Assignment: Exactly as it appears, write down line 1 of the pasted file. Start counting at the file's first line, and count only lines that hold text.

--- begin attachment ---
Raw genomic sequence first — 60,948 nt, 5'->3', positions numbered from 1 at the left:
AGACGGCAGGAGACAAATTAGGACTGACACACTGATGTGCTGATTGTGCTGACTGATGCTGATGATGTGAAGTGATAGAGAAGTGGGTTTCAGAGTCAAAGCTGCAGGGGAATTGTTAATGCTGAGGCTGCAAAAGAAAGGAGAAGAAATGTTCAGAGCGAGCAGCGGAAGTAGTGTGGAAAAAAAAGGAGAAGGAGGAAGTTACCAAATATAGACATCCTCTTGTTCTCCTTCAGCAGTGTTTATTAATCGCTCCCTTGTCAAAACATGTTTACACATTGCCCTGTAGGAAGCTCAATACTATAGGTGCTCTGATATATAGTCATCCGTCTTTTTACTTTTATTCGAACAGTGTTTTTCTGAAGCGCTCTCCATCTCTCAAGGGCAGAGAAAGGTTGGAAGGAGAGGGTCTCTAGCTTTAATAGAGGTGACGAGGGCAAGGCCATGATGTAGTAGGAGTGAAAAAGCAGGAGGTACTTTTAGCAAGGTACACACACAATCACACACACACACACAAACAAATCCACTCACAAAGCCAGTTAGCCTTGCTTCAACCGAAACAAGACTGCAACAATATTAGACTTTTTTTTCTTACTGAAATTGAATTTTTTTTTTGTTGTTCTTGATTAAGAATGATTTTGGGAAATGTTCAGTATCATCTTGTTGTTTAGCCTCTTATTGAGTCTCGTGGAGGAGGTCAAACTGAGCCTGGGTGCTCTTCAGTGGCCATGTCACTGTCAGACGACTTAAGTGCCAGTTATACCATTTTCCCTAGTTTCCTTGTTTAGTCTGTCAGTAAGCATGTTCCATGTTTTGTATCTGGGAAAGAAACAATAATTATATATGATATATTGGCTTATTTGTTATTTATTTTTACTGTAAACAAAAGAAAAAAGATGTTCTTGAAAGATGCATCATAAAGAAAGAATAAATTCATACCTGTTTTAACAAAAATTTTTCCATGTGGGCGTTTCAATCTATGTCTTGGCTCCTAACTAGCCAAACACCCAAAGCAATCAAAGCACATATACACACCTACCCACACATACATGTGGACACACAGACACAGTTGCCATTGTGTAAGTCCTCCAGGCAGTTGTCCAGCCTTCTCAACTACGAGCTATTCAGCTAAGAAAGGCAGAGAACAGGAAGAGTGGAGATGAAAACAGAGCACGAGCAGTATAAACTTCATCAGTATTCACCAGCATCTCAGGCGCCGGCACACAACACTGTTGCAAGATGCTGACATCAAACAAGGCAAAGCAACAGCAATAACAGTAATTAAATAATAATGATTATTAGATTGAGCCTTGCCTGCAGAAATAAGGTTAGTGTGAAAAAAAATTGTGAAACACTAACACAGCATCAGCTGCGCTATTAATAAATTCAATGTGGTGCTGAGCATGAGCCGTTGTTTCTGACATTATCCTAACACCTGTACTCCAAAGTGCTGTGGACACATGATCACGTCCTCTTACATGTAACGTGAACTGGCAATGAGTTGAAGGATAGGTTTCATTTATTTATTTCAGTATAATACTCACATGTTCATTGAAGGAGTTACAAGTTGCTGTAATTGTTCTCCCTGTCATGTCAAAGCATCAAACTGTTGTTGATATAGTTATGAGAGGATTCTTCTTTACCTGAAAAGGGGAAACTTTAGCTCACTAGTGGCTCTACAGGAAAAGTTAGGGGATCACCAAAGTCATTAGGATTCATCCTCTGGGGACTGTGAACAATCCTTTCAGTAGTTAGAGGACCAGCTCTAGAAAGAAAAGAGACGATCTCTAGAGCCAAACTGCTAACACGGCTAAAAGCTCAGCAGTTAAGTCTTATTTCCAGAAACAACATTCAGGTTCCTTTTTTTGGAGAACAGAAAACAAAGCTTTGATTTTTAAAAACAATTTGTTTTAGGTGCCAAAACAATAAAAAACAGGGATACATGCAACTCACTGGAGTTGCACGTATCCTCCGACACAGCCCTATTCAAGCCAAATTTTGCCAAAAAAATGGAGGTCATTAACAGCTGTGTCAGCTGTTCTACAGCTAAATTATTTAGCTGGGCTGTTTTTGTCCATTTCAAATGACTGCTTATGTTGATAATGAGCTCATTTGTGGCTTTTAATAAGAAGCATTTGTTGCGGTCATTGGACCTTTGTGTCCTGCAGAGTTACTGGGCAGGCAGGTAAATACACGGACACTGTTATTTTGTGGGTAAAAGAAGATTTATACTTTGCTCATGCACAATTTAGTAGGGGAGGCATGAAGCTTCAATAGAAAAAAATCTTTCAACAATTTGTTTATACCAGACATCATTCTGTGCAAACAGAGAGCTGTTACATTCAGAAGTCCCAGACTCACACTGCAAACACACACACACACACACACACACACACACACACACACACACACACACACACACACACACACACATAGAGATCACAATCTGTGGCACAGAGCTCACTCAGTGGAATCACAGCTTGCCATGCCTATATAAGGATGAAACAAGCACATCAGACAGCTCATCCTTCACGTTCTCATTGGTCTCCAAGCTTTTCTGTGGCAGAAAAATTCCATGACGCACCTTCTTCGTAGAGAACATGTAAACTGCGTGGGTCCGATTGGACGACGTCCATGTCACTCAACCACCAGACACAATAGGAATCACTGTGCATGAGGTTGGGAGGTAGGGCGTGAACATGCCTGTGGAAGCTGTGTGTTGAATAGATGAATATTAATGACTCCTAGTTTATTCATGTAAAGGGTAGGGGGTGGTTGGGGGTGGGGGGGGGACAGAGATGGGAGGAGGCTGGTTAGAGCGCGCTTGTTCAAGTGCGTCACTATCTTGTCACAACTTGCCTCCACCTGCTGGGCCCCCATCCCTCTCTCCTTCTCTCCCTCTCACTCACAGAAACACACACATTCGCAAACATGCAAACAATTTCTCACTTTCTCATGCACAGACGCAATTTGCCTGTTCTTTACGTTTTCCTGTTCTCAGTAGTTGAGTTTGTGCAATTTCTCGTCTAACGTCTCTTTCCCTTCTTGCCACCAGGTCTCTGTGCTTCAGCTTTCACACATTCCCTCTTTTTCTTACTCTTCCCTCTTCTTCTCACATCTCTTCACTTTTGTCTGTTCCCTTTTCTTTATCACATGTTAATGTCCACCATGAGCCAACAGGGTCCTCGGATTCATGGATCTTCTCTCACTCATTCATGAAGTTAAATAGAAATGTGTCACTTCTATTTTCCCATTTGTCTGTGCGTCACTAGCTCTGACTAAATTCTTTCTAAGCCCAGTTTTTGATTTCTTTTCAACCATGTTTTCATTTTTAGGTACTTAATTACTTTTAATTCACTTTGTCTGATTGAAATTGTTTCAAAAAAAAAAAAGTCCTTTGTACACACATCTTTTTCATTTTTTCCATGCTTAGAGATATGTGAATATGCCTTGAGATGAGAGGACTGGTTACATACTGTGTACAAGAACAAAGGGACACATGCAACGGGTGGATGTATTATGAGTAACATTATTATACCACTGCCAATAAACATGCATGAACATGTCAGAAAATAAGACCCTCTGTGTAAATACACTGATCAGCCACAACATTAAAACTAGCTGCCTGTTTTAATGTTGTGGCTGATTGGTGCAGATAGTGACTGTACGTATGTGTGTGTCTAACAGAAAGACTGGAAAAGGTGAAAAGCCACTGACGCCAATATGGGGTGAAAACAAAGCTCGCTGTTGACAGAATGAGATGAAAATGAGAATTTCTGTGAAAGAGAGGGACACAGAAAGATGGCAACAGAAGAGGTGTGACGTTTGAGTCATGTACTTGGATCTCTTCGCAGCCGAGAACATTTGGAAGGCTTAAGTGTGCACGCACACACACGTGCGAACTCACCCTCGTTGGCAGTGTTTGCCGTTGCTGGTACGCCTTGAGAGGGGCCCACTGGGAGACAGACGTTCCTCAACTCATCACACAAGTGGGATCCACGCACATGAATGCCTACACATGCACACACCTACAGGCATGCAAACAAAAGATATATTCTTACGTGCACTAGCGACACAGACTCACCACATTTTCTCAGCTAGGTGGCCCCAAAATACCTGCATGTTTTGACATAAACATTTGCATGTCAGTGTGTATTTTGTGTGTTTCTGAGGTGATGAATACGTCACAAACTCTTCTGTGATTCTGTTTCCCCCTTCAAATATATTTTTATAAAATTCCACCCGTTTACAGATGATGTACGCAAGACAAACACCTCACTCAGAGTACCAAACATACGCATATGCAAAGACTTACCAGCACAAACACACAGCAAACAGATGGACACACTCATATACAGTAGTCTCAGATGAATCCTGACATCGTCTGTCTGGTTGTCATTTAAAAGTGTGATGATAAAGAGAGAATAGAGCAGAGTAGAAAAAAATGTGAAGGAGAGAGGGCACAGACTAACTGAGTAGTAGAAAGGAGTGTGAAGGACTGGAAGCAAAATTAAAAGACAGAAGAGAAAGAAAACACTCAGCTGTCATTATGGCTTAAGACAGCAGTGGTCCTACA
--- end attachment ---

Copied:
Raw genomic sequence first — 60,948 nt, 5'->3', positions numbered from 1 at the left: